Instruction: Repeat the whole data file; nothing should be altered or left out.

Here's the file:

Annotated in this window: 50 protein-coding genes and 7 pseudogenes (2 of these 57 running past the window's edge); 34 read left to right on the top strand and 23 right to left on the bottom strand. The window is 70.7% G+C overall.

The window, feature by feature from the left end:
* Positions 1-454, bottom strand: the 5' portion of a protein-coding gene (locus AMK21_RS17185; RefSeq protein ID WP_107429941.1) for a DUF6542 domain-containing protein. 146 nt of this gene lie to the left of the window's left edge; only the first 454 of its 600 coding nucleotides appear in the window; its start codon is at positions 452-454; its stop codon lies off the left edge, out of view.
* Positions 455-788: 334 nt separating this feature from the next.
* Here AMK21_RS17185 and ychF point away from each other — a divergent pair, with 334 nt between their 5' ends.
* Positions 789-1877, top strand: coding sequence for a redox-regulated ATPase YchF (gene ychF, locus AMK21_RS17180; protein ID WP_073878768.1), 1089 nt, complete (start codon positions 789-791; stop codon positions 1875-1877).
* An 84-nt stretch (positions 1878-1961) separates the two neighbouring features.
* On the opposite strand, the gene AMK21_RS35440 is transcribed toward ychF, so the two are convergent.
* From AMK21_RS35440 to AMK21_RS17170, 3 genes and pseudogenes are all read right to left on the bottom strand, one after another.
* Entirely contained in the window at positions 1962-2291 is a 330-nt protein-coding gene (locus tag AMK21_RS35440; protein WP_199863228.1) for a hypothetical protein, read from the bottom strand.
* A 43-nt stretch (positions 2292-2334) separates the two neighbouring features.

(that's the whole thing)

Annotated in this window: 50 protein-coding genes and 7 pseudogenes (2 of these 57 running past the window's edge); 34 read left to right on the top strand and 23 right to left on the bottom strand. The window is 70.7% G+C overall.

The window, feature by feature from the left end:
* Positions 1-454, bottom strand: the 5' portion of a protein-coding gene (locus AMK21_RS17185; RefSeq protein ID WP_107429941.1) for a DUF6542 domain-containing protein. 146 nt of this gene lie to the left of the window's left edge; only the first 454 of its 600 coding nucleotides appear in the window; its start codon is at positions 452-454; its stop codon lies off the left edge, out of view.
* Positions 455-788: 334 nt separating this feature from the next.
* Here AMK21_RS17185 and ychF point away from each other — a divergent pair, with 334 nt between their 5' ends.
* Positions 789-1877, top strand: coding sequence for a redox-regulated ATPase YchF (gene ychF, locus AMK21_RS17180; protein ID WP_073878768.1), 1089 nt, complete (start codon positions 789-791; stop codon positions 1875-1877).
* An 84-nt stretch (positions 1878-1961) separates the two neighbouring features.
* On the opposite strand, the gene AMK21_RS35440 is transcribed toward ychF, so the two are convergent.
* From AMK21_RS35440 to AMK21_RS17170, 3 genes and pseudogenes are all read right to left on the bottom strand, one after another.
* Entirely contained in the window at positions 1962-2291 is a 330-nt protein-coding gene (locus tag AMK21_RS35440; protein WP_199863228.1) for a hypothetical protein, read from the bottom strand.
* A 43-nt stretch (positions 2292-2334) separates the two neighbouring features.